At the time of her admission, in addition to the aforementioned symptoms, Ms. H had numerous somatic complaints, consistent with her prior major depressive episode. She reported an inability to taste food and a concern that she had “let a urinary tract infection go too long” and would be incontinent. She also had frequent complaints of chest pain (reproducible and atypical), which had been diagnosed by her cardiologist as costochondritis and treated with nonsteroidal anti-inflammatory medications. Her somatic preoccupations bordered on delusional, but she had no other clear psychotic symptoms. She denied suicidal ideation.
During the first few days of admission, while pre-ECT evaluation was taking place, the patient’s blood pressure was noted to be significantly elevated (around 180/100 mm Hg) and was managed during this time with 100 mg of extended-release metoprolol and 5 mg of amlodipine, both twice a day, with good effect (systolic blood pressure in the range of 120–140 mm Hg), through the morning of her first ECT.
Three days after admission the patient underwent her first unilateral ECT treatment, after declining the recommended bilateral treatment. Her psychotropic medications at the time were 25 mg of nortriptyline at bedtime, 200 mg of quetiapine at bedtime, and 0.5 mg of lorazepam twice daily. The patient was titrated to seizure threshold and was given three stimulations; the first two were subconvulsive, and the third produced a seizure of 66 seconds in duration, with an EEG time of 81 seconds.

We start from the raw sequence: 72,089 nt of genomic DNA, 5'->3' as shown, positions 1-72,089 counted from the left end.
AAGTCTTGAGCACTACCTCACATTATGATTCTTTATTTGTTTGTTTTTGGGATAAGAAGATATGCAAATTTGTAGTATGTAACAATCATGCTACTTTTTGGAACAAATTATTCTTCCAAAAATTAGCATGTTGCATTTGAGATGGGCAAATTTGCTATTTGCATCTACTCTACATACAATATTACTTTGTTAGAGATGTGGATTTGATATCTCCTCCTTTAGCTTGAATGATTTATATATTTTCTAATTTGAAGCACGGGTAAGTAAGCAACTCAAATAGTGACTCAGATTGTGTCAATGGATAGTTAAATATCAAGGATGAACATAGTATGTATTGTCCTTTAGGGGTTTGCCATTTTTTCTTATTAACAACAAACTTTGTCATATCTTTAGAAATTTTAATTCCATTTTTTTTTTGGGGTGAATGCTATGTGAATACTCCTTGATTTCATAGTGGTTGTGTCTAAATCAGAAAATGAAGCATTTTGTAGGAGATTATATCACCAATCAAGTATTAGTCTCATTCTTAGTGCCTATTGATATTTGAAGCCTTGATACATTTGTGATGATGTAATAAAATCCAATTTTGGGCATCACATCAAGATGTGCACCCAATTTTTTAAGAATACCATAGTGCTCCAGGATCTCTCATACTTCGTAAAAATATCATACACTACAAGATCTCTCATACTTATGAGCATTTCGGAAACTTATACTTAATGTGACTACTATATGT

There were no complications, but the patient was noted to be significantly hypertensive immediately after the procedure, with an initial postictal blood pressure of 208/122 (maximum heart rate in the 120s). Subsequent interval monitoring showed a steady descent in blood pressure and heart rate, from 190/103 mm Hg with a pulse of 115 at 5 minutes to 175/96 mm Hg and a pulse of 101 at 25 minutes. Her blood pressure stabilized in the 160s/90s within 1 hour after the procedure.